After Reid, Penn State’s other All-American defensive tackles were: Randy Crowder ’73, Randy Sidler ’77, Lombardi Award winner in ’77 and two-time All-American Bruce Clark ’77 & ’78, Matt Millen ’78, Tim Johnson ’86, Lou Benfatti ’93, “Jimmy Kennedy ’02, Jared Odrick ’09 and Jordan Hill in 2012.

Continuing our countdown to which school is Defensive Tackle U, at number four is the University of Texas. Texas has had quite a few outstanding defensive tackles and in the past 50 seasons and the Longhorns had 10 named All-American beginning with Loyd Wainscott in ’68, Doug English ’74, followed by: Outland trophy winner Brad Shearer ’77, Steve McMichael ’78-’79, Lombardi trophy winner Kenneth Sims ’80-’81, another Lombardi trophy winner in Tony Degrate in ’84 and two more two-time All-Americans in Casey Hampton ’99-’00 and Rodrique Wright ’04-’05. In 2011, Kheeston Randall continued in the Texas tradition and was named All-American and the most recent Longhorn defensive tackle named All-American was Malcom Brown in 2014.

At number three in our countdown are the Nebraska Cornhuskers. Nebraska has a rich All-American tradition along the defensive front. Rich Glover was All-American in 1971 and in 1972 he won both the Outland and the Lombardi Award.  His linemate, Larry Jacobson won the Outland Trophy in ’71. Then came Husker All-American defensive tackles John Dutton ’73 and Mike Fultz ’76. In the mid ‘80s, for three consecutive seasons Nebraska had an All-American defensive tackle: Jim Skow ’85, Danny Noonan ’86, and Neil Smith ’87. Three years later, Kenny Walker ’90, then Jason Peter in ’97, and perhaps the best of them all in Outland Trophy winner Ndamukong Suh in 2009 and then most recently, two-time All American, Jared Crick in 2010 and 2011.

At number two in our countdown for Defensive Tackle U is Notre Dame. From 1969 to 1978, the Fighting Irish had an All-American defensive tackle seven of those nine seasons. The Irish All-American defensive tackles during that time were:  Mike McCoy ’69, Mike Kadish ’71, Greg Marx ’72, Mike Fanning ’74, Steve Niehaus ’74 and ’75, and two-time All-American Bob Golic ’77 and ’78. Then it was Mike Gann in ’84, Wally Kleine ’86, Jeff Alm ’89, three-time All American Chris Zordich ’88, ’89 and the Lombardi award winner in 1990 and Bryant Young in 1993. Stephen Tuitt in 2012 and Louis Nix in 2012 & 2013 and lastly, Sheldon Day in 2015.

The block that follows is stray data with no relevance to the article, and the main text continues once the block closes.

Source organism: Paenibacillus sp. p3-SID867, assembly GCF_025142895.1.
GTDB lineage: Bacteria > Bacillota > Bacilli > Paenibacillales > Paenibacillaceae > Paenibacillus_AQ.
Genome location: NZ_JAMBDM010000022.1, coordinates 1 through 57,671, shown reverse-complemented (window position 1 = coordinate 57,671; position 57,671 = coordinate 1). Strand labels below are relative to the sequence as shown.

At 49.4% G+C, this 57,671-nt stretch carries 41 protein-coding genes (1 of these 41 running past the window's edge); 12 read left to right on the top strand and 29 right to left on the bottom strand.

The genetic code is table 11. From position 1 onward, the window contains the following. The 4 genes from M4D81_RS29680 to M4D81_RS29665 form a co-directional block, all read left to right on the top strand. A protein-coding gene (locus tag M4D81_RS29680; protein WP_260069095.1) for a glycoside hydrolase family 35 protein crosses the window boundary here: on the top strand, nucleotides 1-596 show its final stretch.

In a slight edge over Notre Dame for Defensive Tackle U is the University of Alabama. Like the Fighting Irish, Alabama also had 14 All-American defensive tackles the past 50 seasons, but it is the current stretch of excellence that rates Alabama ahead of Notre Dame.

From 1973 to 1981, Alabama had an All-American defensive tackle seven out of those nine seasons, and once again, the Crimson Tide are currently on an impressive run at defensive tackle. Six of the past 10 years the Crimson Tide had an All-American defensive tackle.

Looking at Alabama’s list of All-American defensive tackles, it is easy to see why Alabama is Defensive Tackle U: Sam Gellerstedt ’68, Mike Raines ’73, two-time All-American Bob Baumhower ’75-’76, Marty Lyons ’78, two-time All-American Byron Braggs ’79 & ’80, Warren Lyles ’81, Jon Hand ’85, Robert Stewart ’91, Shannon Brown ’95, another two-time All-American in Terrence Cody in ’08 and ’09, Marcell Dareus in 2010, Josh Chapman in 2011, A’Shawn Robinson ’15, and Da’Ron Payne in 2017.

Alabama is Defensive Tackle U with Notre Dame sitting at number two.

Interesting fact:  Miami had 10 All-American defensive tackles since 1968, yet has not had any since Warren Sapp in 1994.

Alabama logo Photo credit: Greece Trip Admin on VisualHunt / CC BY-NC-SA

Nebraska Herbie Husker Photo used courtesy of: beatboxbadhabit and found at: https://visualhunt.com/photo/296858/ CC BY

Notre Dame Photo credit: glenn~ on VisualHunt / CC BY-NC

Penn State Photo on Visual Hunt

Texas sign Photo credit: wallyg on VisualHunt.com / CC BY-NC-ND

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John Baranowski

John Baranowski is a sports historian and contributor to newspapers, sports publications and sports websites. This and other articles written by him can be found on his blog:  https://johnbaranowski.wordpress.com/